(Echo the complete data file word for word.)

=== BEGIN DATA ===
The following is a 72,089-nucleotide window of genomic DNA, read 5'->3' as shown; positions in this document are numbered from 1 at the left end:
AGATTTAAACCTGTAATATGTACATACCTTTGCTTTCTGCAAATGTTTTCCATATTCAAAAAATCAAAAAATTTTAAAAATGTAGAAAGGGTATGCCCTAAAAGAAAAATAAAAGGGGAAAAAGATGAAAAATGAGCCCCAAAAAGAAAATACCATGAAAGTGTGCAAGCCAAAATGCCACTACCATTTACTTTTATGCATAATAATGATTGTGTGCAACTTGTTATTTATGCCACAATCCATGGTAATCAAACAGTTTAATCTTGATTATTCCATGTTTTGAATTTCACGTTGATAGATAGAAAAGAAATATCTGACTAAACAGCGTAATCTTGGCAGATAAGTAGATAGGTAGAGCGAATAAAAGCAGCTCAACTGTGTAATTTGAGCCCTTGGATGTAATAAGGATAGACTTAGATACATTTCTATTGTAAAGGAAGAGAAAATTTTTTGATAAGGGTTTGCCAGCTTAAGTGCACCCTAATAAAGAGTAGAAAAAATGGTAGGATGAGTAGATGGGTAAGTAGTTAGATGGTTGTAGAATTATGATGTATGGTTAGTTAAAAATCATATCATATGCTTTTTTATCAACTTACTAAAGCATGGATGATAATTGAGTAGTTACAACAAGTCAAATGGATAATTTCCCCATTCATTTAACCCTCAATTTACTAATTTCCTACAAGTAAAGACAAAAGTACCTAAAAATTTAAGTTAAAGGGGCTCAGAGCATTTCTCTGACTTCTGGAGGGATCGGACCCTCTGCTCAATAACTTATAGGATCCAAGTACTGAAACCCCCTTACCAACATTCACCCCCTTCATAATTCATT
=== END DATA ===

The following is a 72,089-nucleotide window of genomic DNA, read 5'->3' as shown; positions in this document are numbered from 1 at the left end:
AGATTTAAACCTGTAATATGTACATACCTTTGCTTTCTGCAAATGTTTTCCATATTCAAAAAATCAAAAAATTTTAAAAATGTAGAAAGGGTATGCCCTAAAAGAAAAATAAAAGGGGAAAAAGATGAAAAATGAGCCCCAAAAAGAAAATACCATGAAAGTGTGCAAGCCAAAATGCCACTACCATTTACTTTTATGCATAATAATGATTGTGTGCAACTTGTTATTTATGCCACAATCCATGGTAATCAAACAGTTTAATCTTGATTATTCCATGTTTTGAATTTCACGTTGATAGATAGAAAAGAAATATCTGACTAAACAGCGTAATCTTGGCAGATAAGTAGATAGGTAGAGCGAATAAAAGCAGCTCAACTGTGTAATTTGAGCCCTTGGATGTAATAAGGATAGACTTAGATACATTTCTATTGTAAAGGAAGAGAAAATTTTTTGATAAGGGTTTGCCAGCTTAAGTGCACCCTAATAAAGAGTAGAAAAAATGGTAGGATGAGTAGATGGGTAAGTAGTTAGATGGTTGTAGAATTATGATGTATGGTTAGTTAAAAATCATATCATATGCTTTTTTATCAACTTACTAAAGCATGGATGATAATTGAGTAGTTACAACAAGTCAAATGGATAATTTCCCCATTCATTTAACCCTCAATTTACTAATTTCCTACAAGTAAAGACAAAAGTACCTAAAAATTTAAGTTAAAGGGGCTCAGAGCATTTCTCTGACTTCTGGAGGGATCGGACCCTCTGCTCAATAACTTATAGGATCCAAGTACTGAAACCCCCTTACCAACATTCACCCCCTTCATAATTCATT